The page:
Theresa May will meet with French president Emmanuel Macron this week as she attempts to sell her Brexit plan to EU leaders.
The prime minister and Mr Macron are to meet at his presidential retreat at Fort Bregancon near Toulon, in the south of France.
Mrs May’s visit comes amid an apparent attempt by ministers to go over the heads of Brussels officials with a direct Brexit plea to the EU’s national governments.
Ahead of talks with his own French counterpart on Tuesday, Foreign Secretary Jeremy Hunt called on France and Germany to push EU chief Brexit negotiator Michel Barnier into a “pragmatic and sensible outcome”.
He warned Brussels’ current approach to the UK’s departure could prompt a “breakdown in relations and trust between Britain and European countries”, resulting in a “profound geo-strategic mistake”.
As part of a summer charm offensive by cabinet ministers to sell Mrs May’s Brexit proposals to EU nations, Mr Hunt will also visit Vienna on Wednesday.
In an interview with the Evening Standard, he said: “The probability of no deal is increasing by the day until we see a change of approach from the European Commission who have this view that they just need to wait and Britain will blink.
“That is just a profound misunderstanding of us as a nation.
“There is real chance of no deal by accident. Everyone is assuming, no, no, no, this will never happen. Well, actually, it could.
“France and Germany have to send a strong signal to the Commission that we need to negotiate a pragmatic and sensible outcome that protects jobs on both sides of the Channel because for every job lost in the UK, there will be jobs lost in Europe as well if Brexit goes wrong.”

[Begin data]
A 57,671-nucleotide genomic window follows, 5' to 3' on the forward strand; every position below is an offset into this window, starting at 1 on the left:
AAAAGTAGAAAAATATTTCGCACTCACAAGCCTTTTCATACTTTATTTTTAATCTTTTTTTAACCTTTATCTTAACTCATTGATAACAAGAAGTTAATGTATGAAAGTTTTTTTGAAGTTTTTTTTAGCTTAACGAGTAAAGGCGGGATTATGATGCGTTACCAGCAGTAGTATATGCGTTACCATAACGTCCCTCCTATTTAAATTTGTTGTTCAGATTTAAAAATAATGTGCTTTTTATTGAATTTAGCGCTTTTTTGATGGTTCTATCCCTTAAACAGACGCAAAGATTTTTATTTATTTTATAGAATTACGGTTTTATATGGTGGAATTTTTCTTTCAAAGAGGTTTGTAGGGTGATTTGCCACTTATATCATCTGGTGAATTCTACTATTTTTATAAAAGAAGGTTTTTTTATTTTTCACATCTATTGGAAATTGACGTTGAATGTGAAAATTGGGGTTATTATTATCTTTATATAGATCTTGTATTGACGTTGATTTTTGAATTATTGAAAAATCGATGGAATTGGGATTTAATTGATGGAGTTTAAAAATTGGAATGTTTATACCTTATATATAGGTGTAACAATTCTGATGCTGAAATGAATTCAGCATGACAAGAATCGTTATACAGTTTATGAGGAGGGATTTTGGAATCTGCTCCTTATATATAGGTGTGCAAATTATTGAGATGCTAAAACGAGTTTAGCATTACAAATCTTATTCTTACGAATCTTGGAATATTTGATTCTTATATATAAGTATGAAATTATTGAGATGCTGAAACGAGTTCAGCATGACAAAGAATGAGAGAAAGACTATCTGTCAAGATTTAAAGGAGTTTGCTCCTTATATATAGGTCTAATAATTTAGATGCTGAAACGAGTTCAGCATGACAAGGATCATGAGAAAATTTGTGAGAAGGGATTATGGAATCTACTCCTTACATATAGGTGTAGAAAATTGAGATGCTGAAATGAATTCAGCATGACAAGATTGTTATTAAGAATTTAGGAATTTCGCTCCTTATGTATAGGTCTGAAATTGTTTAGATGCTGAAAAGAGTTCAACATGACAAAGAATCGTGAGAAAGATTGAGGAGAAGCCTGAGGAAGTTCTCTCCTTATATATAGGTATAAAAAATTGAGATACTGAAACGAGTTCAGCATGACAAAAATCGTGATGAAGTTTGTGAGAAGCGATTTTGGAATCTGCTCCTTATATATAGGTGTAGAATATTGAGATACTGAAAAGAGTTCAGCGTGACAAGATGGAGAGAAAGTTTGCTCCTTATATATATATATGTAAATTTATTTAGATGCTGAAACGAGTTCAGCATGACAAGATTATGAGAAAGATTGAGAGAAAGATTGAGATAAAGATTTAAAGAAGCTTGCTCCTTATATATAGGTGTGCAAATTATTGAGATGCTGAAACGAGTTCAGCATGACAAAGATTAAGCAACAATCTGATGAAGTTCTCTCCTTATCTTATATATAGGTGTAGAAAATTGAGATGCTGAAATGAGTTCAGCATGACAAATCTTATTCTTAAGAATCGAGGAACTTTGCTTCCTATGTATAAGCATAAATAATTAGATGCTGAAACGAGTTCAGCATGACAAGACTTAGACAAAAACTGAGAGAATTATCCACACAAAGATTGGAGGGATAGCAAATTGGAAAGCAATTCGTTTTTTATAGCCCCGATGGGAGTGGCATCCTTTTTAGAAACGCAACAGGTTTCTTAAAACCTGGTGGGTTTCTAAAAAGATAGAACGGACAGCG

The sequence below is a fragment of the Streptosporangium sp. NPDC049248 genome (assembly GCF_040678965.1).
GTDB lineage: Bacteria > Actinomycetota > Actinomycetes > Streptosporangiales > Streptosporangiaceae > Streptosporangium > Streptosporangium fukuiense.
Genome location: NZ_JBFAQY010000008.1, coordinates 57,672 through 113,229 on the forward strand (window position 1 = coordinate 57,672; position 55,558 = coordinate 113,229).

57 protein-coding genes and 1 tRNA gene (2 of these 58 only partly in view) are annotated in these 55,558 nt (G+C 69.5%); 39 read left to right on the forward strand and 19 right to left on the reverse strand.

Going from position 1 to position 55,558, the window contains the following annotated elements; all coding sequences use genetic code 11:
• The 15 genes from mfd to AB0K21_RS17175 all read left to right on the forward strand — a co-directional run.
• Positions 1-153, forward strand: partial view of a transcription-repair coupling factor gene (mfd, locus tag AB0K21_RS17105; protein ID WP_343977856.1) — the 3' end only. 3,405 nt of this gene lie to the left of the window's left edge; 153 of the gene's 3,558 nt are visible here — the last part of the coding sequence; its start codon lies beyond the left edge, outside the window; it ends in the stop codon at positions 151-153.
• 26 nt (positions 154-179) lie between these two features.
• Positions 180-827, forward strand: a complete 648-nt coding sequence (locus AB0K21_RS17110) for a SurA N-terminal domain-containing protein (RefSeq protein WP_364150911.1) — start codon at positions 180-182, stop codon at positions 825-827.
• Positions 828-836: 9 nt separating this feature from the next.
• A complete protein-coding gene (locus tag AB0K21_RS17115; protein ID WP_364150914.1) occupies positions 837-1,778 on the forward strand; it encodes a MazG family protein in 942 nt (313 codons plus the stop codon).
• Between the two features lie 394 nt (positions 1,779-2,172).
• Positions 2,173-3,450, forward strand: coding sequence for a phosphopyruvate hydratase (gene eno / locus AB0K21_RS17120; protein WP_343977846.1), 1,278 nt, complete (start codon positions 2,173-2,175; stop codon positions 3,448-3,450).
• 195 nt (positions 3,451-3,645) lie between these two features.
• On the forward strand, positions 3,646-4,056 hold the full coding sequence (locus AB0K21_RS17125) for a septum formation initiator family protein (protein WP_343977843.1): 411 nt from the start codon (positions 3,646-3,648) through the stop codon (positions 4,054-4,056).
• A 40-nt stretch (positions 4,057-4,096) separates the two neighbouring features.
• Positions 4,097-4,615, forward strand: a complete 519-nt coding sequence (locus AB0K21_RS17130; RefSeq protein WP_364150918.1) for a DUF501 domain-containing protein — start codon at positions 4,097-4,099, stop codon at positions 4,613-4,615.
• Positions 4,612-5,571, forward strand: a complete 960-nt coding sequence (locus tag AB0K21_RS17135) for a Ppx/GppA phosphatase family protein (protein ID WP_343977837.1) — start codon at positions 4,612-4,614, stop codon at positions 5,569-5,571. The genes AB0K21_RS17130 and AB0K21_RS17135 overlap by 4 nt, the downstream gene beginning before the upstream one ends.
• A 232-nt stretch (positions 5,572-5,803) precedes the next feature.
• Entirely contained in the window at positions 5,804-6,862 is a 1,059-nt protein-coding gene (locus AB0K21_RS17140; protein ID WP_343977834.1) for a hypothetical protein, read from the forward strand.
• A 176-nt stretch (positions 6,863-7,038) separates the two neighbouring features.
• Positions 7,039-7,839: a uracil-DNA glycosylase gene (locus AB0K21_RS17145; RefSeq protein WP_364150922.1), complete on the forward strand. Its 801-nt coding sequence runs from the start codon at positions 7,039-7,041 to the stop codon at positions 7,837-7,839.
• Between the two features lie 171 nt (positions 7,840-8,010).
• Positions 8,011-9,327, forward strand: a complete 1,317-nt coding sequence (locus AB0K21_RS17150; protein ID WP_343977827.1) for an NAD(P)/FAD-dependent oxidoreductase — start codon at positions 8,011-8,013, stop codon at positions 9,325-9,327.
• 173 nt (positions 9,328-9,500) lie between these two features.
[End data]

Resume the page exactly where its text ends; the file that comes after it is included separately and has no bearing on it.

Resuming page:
Mr Hunt, who also visited China earlier this week, cautioned a “no deal” Brexit would be an economic “tragedy” for the EU and would “change British public attitudes towards Europe for a generation”.
The former health secretary backed Remain at the 2016 EU referendum but has since said he would change his mind in favour of Brexit, citing the “arrogance” of the EU in Brexit talks.
Mr Hunt insisted both the City of London and the UK as a whole would “find a way to thrive” in the event of a “no deal” Brexit, reasoning: “We are Britain, we are that sort of country. We have solved these kinds of problems.
“What would be less easy to solve would be the breakdown in relations and trust between Britain and European countries that would happen in that situation and I think that would be a profound geo-strategic mistake.
“This is a time of massive uncertainty.”
Last week, Mrs May held talks with Austrian Chancellor Sebastian Kurz and Czech Prime Minister Andrej Babis in Salzburg before heading off on the first of her summer holidays in Italy.
Other cabinet ministers are also believed to be planning summer trips to meet their European counterparts.
The attempt to persuade EU governments to back the prime minister’s Brexit proposals, as agreed by ministers at Chequers earlier this month, follows Mr Barnier mounting strong opposition to her customs plan.
Yet, despite the bid to try and dislodge EU nations from the position of Brussels officials, Czech Europe minister Ales Chmelar last week insisted there was unity behind Mr Barnier’s approach to Brexit.
With the EU and UK still to complete a divorce agreement, fears have risen of a no deal Brexit.
Sky News has revealed government plans for a 13-mile post-Brexit lorry park on the M20 motorway may last for many years after the UK’s departure from the bloc.
But, Education Secretary Damian Hinds played down concerns of a no deal outcome.
He said: “We’re working towards a good deal with partners in the EU.
“It’s in Britain’s interests to have a good deal, it’s in the interests of the 27 nations of the EU to have a good deal.
“We’re also planning for a no deal scenario and that’s, of course, very important. You need to make all those contingencies and so on.
“But, I don’t envisage a no deal scenario because we’re working towards a good deal that works for Britain but also works for the other countries.”